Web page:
Clerkship vs Internship vs Residency

Becoming a doctor involves a number of diverse experiences and milestones. Three of these are your clinical clerkship, internship, and residency. But how do these experiences compare? Indeed, they’re not the same thing. In this blog, we’ll discuss a clerkship vs internship vs residency and what you need to know about them.

Clerkship vs Internship vs Residency: Aren’t They the Same?

The answer is a definite no! Let’s talk about the differences between them and what they mean for you as an aspiring doctor.

Clinical Clerkship

Clerkships are also called rotations and happen during the third and fourth years of medical school. During rotations, medical students work under the supervision of medical staff to gain first-hand experience of what it’s like to be a doctor. This is the first opportunity to take what you’ve learned in the classroom and apply it to real life. You’ll also be exposed to different fields and specialties — like neurology, pediatrics, and surgery.

A single clerkship generally runs for four to 12 weeks. This is an opportunity to build a better foundation and set yourself up for success in the yearly Residency Match. Learn more about CHHA’s clinical clerkship program.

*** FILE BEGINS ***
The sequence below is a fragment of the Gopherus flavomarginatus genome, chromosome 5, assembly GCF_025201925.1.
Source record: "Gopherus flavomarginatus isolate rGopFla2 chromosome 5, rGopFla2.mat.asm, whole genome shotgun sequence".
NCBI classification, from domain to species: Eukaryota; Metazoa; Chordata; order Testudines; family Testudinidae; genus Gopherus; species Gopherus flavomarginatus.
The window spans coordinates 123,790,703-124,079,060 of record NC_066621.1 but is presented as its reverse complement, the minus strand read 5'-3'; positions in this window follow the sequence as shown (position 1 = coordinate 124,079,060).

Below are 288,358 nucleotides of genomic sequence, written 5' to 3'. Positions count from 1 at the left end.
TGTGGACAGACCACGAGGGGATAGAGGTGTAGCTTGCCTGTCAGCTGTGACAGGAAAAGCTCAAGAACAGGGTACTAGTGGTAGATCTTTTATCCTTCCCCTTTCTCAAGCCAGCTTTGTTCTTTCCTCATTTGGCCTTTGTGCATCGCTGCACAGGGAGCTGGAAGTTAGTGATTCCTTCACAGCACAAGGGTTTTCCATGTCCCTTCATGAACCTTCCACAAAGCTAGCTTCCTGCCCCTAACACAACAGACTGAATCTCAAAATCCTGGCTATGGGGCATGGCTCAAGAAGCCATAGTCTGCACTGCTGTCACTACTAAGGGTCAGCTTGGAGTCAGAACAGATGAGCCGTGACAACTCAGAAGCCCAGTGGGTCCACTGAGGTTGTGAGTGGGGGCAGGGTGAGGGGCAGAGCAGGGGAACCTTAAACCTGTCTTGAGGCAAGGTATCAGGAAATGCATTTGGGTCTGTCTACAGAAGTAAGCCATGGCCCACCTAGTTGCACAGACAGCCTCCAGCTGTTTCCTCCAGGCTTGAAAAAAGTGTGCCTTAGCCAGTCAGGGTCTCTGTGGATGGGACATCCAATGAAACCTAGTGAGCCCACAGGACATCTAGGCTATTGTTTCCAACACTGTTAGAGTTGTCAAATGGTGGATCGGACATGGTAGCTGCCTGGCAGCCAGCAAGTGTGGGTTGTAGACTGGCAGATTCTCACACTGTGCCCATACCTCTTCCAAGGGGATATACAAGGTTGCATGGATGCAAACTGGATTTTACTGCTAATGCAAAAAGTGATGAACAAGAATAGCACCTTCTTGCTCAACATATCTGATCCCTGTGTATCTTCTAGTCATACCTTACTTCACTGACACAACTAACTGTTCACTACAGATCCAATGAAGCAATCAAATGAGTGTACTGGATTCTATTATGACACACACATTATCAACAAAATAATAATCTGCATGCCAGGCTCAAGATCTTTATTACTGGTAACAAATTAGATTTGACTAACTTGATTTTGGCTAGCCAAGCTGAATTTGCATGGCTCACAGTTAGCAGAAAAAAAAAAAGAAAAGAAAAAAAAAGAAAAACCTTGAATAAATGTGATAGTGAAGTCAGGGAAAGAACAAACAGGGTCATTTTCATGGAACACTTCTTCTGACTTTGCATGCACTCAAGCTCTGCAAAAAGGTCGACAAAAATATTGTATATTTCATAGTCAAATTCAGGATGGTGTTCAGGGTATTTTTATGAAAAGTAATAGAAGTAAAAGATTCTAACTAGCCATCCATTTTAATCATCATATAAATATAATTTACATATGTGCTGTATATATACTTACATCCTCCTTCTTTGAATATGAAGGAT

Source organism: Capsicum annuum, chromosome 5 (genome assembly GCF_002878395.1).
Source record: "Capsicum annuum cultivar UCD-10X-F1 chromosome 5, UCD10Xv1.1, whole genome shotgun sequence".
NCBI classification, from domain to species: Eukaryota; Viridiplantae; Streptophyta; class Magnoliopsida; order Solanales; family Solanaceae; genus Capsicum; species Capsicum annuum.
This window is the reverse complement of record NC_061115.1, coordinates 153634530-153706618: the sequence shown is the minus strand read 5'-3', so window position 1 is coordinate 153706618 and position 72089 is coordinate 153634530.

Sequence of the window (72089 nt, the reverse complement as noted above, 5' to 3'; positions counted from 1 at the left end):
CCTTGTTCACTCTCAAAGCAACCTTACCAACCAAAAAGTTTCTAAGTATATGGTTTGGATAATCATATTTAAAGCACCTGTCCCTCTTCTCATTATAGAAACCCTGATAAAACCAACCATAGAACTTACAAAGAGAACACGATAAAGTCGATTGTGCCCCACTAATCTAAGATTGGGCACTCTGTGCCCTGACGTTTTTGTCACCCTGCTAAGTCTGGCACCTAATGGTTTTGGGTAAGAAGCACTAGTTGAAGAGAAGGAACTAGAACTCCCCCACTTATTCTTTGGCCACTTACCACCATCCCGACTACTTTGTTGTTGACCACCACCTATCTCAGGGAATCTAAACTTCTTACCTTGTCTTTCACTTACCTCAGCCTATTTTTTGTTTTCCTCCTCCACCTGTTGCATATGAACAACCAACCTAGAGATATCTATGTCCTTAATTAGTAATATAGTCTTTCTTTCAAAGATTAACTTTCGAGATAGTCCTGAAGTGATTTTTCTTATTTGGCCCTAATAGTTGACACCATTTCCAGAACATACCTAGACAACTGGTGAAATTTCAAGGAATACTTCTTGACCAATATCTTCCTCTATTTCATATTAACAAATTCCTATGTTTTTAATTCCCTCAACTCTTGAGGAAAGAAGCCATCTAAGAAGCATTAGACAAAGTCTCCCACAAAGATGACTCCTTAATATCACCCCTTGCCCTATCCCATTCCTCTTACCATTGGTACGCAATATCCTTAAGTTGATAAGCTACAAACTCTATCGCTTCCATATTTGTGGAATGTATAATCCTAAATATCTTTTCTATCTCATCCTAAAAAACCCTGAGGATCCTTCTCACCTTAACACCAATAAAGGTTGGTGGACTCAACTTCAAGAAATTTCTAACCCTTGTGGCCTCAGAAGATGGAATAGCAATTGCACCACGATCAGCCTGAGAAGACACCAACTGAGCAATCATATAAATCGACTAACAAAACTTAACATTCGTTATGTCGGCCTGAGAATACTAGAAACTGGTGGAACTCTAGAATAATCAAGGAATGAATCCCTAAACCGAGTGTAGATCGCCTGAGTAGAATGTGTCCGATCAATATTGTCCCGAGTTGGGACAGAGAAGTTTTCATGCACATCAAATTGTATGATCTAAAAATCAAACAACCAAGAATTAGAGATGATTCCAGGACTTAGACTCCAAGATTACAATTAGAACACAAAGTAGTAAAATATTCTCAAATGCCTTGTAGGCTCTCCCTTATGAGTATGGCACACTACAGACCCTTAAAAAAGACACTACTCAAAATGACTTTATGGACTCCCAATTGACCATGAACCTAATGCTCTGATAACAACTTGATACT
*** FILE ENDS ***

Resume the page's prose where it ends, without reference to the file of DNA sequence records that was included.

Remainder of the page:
Internship

An internship happens during your first year of residency and lasts for one year, although some professionals decide to extend it. You’ll continue to work under the guidance of an experienced medical professional and get an even more detailed view of what it means to be a doctor.

This might include working directly with patients, diagnosing them and taking their histories, working with their families and caregivers, and doing medical procedures.

Your internship — plus STEP 3 of the USMLE — is required to become a general practitioner. During this time, you’ll finalize your specialization.

So, your clerkship happens toward the end of medical school, while internships happen after you’ve graduated. Also, a clerkship is more about gaining more general hands-on experience, while internships are a chance to pursue your specialization further.

IMGs in operating room during intership

Medical Residency

During your fourth year of medical school, you’ll apply for residency programs that include your specialty. You’ll start your residency after graduating, meaning you’re officially a doctor. On Match Day, you learn what program you’ve been accepted into.

Your residency can take place in either a hospital or clinic, and you’ll receive more in-depth training and experience within your chosen medical specialty. Residency can last anywhere from three to seven years. It depends on the program and your specialty.

As you probably can see, there’s some overlap between your internship and residency. In fact, your internship happens during residency. Residents will even sometimes be referred to as interns. Remember that as a resident, you are officially working in the medical environment and receiving a salary (which tends to increase over time).

Clerkship vs internship vs residency: You now know exactly how they’re alike and, importantly, how they’re different. All three are crucial in your medical journey and serve a unique purpose.

Share This Article
Back to All Articles
Translate »